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Title:Transient extreme ultraviolet spectroscopy of semiconductors
Author(s):Verkamp, Max Andrew
Director of Research:Vura-Weis, Josh
Doctoral Committee Chair(s):Vura-Weis, Josh
Doctoral Committee Member(s):Dlott, Dana D; Schleife, André; Abbamonte, Peter
Department / Program:Chemistry
Discipline:Chemical Physics
Degree Granting Institution:University of Illinois at Urbana-Champaign
Subject(s):extreme ultraviolet spectroscopy
carrier dynamics
Abstract:Transient extreme ultraviolet (XUV) spectroscopy is used to investigate ultrafast photophysics in lead iodide (PbI2) and methylammonium lead iodide perovskite (MAPbI3). Sub-30 fs pulses of XUV light are produced to use as a probe in a tabletop instrument using high-harmonic generation. PbI2 and MAPbI3 both absorb XUV radiation at the iodine N4,5 edge, which arises from transitions from the core I 4d orbitals to the valence and conduction bands of the semiconductor materials. Static measurements at this edge probe the iodine partial density of states of the conduction band, showing good agreement with spectra predicted using density functional theory (DFT). Excitation in the visible promotes electrons from the valence bands to the conduction bands, resulting in photogenerated charge carriers (holes and electrons). The XUV valence band region shows new transitions from the core states into the unoccupied holes, providing a tool for understanding hole dynamics in semiconductor materials. The transient signals in the XUV conduction band region result from a combination of state-blocking (band-filling) and band-gap renormalization. This can be disentangled but will require further theoretical modeling to fully extract electron dynamics. XUV and optical transient absorption (OTA) together reveal unequal cooling in MAPbI3, with the initial excitation giving more excess energy to the hole distribution than the electron distribution. The distributions show rapid cooling by carrier-phonon coupling in the first few hundred fs followed by slow cooling due to the hot-phonon bottleneck effect for tens to hundreds of ps. The cooling dynamics differ, indicating that the electron-phonon and hole-phonon coupling pathways are independent. Additional modeling and DFT prediction are used to better understand fitting OTA data to extract carrier distributions with unequal energy in each band. It is shown that OTA is more sensitive to the lower energy carrier, or to the lighter carrier for unequal effective masses.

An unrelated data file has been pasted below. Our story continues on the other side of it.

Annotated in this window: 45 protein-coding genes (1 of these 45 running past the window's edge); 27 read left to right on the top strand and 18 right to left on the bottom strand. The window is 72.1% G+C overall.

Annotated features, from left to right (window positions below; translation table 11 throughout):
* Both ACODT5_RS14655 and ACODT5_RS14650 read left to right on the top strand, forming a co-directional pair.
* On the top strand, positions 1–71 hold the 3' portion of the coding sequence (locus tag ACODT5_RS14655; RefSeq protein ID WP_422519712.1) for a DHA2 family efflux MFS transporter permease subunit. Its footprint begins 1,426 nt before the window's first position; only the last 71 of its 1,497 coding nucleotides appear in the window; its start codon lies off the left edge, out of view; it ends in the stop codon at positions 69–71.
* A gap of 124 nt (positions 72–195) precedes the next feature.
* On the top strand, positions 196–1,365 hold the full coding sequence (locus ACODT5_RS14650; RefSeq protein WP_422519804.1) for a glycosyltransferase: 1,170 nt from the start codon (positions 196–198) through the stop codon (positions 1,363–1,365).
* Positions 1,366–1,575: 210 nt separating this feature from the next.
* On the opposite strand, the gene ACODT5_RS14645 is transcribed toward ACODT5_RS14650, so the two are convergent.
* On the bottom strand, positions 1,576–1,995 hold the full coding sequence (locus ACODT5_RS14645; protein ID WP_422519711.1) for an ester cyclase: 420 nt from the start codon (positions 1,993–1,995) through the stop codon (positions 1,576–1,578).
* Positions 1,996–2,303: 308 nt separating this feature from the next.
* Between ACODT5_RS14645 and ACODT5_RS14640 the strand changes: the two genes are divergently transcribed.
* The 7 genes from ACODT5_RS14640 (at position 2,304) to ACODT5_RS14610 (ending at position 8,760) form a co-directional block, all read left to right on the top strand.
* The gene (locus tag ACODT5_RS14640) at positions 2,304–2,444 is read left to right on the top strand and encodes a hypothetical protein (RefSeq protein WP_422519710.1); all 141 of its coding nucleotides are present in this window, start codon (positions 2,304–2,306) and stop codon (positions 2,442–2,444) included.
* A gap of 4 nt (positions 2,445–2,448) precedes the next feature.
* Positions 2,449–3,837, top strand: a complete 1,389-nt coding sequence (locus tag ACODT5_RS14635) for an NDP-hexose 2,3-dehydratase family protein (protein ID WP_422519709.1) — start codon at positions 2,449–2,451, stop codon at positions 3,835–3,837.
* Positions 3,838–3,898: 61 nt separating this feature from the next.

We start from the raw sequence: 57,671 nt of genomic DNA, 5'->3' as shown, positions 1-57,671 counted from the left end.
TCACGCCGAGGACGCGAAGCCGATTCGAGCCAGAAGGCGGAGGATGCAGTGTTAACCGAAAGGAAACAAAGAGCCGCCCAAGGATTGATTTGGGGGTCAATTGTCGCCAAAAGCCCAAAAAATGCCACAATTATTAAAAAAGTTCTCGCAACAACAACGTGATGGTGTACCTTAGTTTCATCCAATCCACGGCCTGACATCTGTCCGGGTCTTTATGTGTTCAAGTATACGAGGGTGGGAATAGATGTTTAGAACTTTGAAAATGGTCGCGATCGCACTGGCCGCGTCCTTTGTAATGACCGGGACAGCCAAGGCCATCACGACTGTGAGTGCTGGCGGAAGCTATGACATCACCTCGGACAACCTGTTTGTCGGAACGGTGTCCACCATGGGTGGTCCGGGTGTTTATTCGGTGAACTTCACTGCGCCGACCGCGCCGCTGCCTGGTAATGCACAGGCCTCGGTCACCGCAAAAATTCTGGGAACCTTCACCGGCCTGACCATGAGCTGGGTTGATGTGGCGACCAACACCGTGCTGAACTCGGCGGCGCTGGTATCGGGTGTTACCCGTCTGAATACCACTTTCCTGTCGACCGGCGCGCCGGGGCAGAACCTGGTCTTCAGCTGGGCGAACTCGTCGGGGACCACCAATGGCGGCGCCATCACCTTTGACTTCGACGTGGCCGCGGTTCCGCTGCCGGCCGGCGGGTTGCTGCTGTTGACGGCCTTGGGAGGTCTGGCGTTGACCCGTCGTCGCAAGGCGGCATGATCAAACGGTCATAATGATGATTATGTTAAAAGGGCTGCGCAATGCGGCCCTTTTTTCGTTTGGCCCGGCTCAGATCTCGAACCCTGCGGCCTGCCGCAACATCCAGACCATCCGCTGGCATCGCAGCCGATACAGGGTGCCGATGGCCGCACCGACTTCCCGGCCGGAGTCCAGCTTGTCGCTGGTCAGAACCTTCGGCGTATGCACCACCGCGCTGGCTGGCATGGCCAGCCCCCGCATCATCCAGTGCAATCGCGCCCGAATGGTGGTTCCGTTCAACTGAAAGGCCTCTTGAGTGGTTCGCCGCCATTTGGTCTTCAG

Issue Date:2019-07-08
Rights Information:Copyright 2019 Max Verkamp
Date Available in IDEALS:2019-11-26
Date Deposited:2019-08

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